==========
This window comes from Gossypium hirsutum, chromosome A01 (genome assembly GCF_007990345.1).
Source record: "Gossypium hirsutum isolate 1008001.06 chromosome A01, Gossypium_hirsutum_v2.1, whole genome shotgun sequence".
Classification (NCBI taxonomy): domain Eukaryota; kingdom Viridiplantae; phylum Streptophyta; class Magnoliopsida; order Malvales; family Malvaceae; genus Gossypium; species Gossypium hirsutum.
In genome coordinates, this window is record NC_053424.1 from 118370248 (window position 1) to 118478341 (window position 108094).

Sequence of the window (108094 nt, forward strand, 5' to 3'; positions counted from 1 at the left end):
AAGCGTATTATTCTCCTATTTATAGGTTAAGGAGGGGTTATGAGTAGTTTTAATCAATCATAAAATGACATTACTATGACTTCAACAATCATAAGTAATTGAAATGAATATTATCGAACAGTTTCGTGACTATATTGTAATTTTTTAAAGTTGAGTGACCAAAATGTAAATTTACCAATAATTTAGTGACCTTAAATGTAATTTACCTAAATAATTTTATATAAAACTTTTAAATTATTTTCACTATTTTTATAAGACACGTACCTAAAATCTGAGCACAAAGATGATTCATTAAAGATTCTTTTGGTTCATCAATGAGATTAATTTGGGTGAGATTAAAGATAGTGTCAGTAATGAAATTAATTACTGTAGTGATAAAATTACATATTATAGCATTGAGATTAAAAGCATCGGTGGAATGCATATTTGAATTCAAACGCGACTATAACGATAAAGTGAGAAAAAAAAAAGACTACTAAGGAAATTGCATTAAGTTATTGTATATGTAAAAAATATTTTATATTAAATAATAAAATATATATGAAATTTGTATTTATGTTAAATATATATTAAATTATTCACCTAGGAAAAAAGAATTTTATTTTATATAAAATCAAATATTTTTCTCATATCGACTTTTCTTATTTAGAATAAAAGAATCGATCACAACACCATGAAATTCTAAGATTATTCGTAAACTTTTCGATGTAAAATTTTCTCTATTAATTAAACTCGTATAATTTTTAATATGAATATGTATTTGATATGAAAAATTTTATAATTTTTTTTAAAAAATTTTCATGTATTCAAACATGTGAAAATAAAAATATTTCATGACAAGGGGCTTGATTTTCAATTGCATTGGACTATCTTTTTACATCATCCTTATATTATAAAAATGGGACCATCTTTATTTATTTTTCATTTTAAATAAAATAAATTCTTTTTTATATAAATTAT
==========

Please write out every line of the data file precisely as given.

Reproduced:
This window comes from Gossypium hirsutum, chromosome A01 (genome assembly GCF_007990345.1).
Source record: "Gossypium hirsutum isolate 1008001.06 chromosome A01, Gossypium_hirsutum_v2.1, whole genome shotgun sequence".
Classification (NCBI taxonomy): domain Eukaryota; kingdom Viridiplantae; phylum Streptophyta; class Magnoliopsida; order Malvales; family Malvaceae; genus Gossypium; species Gossypium hirsutum.
In genome coordinates, this window is record NC_053424.1 from 118370248 (window position 1) to 118478341 (window position 108094).

Sequence of the window (108094 nt, forward strand, 5' to 3'; positions counted from 1 at the left end):
AAGCGTATTATTCTCCTATTTATAGGTTAAGGAGGGGTTATGAGTAGTTTTAATCAATCATAAAATGACATTACTATGACTTCAACAATCATAAGTAATTGAAATGAATATTATCGAACAGTTTCGTGACTATATTGTAATTTTTTAAAGTTGAGTGACCAAAATGTAAATTTACCAATAATTTAGTGACCTTAAATGTAATTTACCTAAATAATTTTATATAAAACTTTTAAATTATTTTCACTATTTTTATAAGACACGTACCTAAAATCTGAGCACAAAGATGATTCATTAAAGATTCTTTTGGTTCATCAATGAGATTAATTTGGGTGAGATTAAAGATAGTGTCAGTAATGAAATTAATTACTGTAGTGATAAAATTACATATTATAGCATTGAGATTAAAAGCATCGGTGGAATGCATATTTGAATTCAAACGCGACTATAACGATAAAGTGAGAAAAAAAAAAGACTACTAAGGAAATTGCATTAAGTTATTGTATATGTAAAAAATATTTTATATTAAATAATAAAATATATATGAAATTTGTATTTATGTTAAATATATATTAAATTATTCACCTAGGAAAAAAGAATTTTATTTTATATAAAATCAAATATTTTTCTCATATCGACTTTTCTTATTTAGAATAAAAGAATCGATCACAACACCATGAAATTCTAAGATTATTCGTAAACTTTTCGATGTAAAATTTTCTCTATTAATTAAACTCGTATAATTTTTAATATGAATATGTATTTGATATGAAAAATTTTATAATTTTTTTTAAAAAATTTTCATGTATTCAAACATGTGAAAATAAAAATATTTCATGACAAGGGGCTTGATTTTCAATTGCATTGGACTATCTTTTTACATCATCCTTATATTATAAAAATGGGACCATCTTTATTTATTTTTCATTTTAAATAAAATAAATTCTTTTTTATATAAATTAT